Crime

"You're A Nothing, A Nobody That No One Will Ever Like": Disturbing Videos Emerge As Grandfather Who Killed Young Boy Learns Fate

"you're A Nothing, A Nobody That No One Will Ever Like": Disturbing Videos Emerge As Grandfather Who Killed Young Boy Learns Fate

James Sasser Jr., 47, will spend the rest of his life in jail. Sasser is found guilty of torturing, abusing, and killing his grandson.

James Sasser Jr. previously pleaded guilty to felony deliberate homicide, tampering with a witness, and criminal child endangerment.

His grandson, James Alex Hurley, was found beaten to death in 2020 at Sasser's Hebgen Lake home in West Yellowstone. The victim was 12.

In Montana, Judge John Brown of the 18th District Court sentenced Sasser Jr. to 100 years in jail.

He addressed the court:

"I should have been a protector. I wasn't. I failed. I failed my kids, all of them. Their lives are destroyed, (Alex's mother's) life is destroyed … I deserve whatever you do."

Alex's body was discovered on February 3, 2020. He was beaten and left to die in the living room.

Hurley's father, Tommy Tate, died in 2018. His mom, who lives in Texas, sent the boy to live with his grandparents.

Hurley's aunt, 19-year-old Madison Sasser, accepted the plea deal last year and was convicted of felony aggravated kidnapping.

Madison helped hold Hurley down while he was being abused and told her boyfriend that her nephew was akin to "a piece of (crap) off of my f***ing shoe" and wanted him to "go and die in the woods."

The boy's grandmother, Patricia Batts, 48, is charged with "deliberate homicide, aggravated kidnapping, criminal child endangerment and strangulation of partner or family member." She pleaded not guilty, and her trial should start this year.

"you're A Nothing, A Nobody That No One Will Ever Like": Disturbing Videos Emerge As Grandfather Who Killed Young Boy Learns Fate

Documents found in the family home describe the horrific abuse the boy suffered. Batts allegedly made the boy sit half-naked while spraying him with water. He was forced to do jumping jacks and "wall sits."

In one video, Sasser Jr. tells Alex, "You're a nothing, a nobody that no one will ever like. They'll make fun of you your whole goddamn life."

Sasser Jr. and Batts' five-year-old son can be heard in the background playing while Alex is experiencing abuse.

Alex's then-14-year-old uncle, James Sasser III, pleaded guilty to felony deliberate homicide and, in October 2020, was sentenced to the corrections department until he turns 18.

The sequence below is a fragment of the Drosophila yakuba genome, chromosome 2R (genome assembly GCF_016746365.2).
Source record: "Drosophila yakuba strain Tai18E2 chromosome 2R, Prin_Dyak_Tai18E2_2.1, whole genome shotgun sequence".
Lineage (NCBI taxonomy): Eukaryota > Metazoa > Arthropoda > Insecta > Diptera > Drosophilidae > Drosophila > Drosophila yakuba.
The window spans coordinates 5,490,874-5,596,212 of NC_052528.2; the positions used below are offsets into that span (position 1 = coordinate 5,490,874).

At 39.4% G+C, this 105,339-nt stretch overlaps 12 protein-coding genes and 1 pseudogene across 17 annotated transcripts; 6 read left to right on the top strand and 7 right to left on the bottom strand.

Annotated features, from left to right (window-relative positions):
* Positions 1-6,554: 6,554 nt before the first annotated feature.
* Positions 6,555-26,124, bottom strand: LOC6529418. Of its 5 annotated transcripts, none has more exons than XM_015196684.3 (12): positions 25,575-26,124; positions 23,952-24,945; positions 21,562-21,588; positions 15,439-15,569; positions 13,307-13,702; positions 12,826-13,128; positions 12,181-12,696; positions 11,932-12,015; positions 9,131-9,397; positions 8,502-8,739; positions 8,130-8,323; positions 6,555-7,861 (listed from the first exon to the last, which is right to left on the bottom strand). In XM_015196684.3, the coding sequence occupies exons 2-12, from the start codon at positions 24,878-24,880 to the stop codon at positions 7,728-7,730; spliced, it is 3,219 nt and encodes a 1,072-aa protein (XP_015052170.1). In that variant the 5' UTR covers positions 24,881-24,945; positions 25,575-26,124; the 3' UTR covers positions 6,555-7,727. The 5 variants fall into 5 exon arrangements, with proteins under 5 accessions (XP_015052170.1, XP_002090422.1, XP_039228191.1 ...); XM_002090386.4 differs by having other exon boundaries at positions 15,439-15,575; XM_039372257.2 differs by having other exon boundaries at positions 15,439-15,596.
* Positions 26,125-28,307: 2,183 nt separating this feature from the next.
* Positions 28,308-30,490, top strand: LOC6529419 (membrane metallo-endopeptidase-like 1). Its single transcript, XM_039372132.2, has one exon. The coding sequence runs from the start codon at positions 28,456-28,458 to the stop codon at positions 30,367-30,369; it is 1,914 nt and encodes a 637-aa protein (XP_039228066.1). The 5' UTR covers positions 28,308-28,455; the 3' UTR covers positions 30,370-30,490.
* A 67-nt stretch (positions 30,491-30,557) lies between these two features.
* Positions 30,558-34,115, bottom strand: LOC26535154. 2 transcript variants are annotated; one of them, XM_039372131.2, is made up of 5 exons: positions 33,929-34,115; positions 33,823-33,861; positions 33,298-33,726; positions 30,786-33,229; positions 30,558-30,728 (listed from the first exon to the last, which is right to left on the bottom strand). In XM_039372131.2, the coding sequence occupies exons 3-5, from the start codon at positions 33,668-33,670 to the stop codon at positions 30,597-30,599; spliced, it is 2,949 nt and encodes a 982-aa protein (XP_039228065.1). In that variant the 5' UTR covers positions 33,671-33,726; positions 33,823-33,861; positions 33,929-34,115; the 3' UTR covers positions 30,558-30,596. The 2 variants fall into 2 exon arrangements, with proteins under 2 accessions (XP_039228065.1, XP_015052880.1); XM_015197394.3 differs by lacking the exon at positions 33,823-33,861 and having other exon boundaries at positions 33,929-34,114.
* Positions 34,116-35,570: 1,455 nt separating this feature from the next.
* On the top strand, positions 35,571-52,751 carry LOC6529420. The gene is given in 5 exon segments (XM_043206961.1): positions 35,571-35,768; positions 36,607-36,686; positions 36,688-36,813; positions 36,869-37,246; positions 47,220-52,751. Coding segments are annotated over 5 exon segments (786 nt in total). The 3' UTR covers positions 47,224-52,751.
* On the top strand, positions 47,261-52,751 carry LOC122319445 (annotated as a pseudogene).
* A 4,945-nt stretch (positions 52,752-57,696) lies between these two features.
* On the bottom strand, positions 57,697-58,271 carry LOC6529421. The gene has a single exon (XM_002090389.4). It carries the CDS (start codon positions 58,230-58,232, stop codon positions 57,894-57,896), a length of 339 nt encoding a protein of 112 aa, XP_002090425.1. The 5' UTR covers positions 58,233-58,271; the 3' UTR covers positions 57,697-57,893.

Sasser III admitted kicking his nephew in the head 24 to 36 hours before his death. His friend, Gage Roush, 18, was also allegedly abusing the boy.

Sasser III said he woke up on January 27, 2020, to find the child standing over Batts with a knife. Sasser III admitted that he subsequently "beat the boy up pretty good."

"you're A Nothing, A Nobody That No One Will Ever Like": Disturbing Videos Emerge As Grandfather Who Killed Young Boy Learns Fate

On February 2, 2020, Sasser III and the boy got into another physical confrontation. Madison later texted a friend, saying that "she thought her brother killed" Alex.

Batts told the victim that his mother was a "drunk" who hated him. The grandmother was also captured, saying that the boy "drove her nuts" and that the boy's behavior became "increasingly problematic" after his dad passed away.

Batts said that she allowed others to discipline the victim, adding that she did not know what kind of punishments were being inflicted. She also said that she told her son that using a paddle was not OK.

Judge Brown called the videos some of the most disturbing things he has seen and heard during his time in court:

"These videos are some of the most horrible things that I've seen in my 16 years on the bench. [Alex] was dying when those videos were taken, and that's what we saw today."

Judge Brown concluded:

"It's clear that during the entire time that Alex resided with the Sassers, that he was subject systematically to both physical and mental and emotional abuse and I think that continued during the whole time he resided with the Sasser family until the time of his death."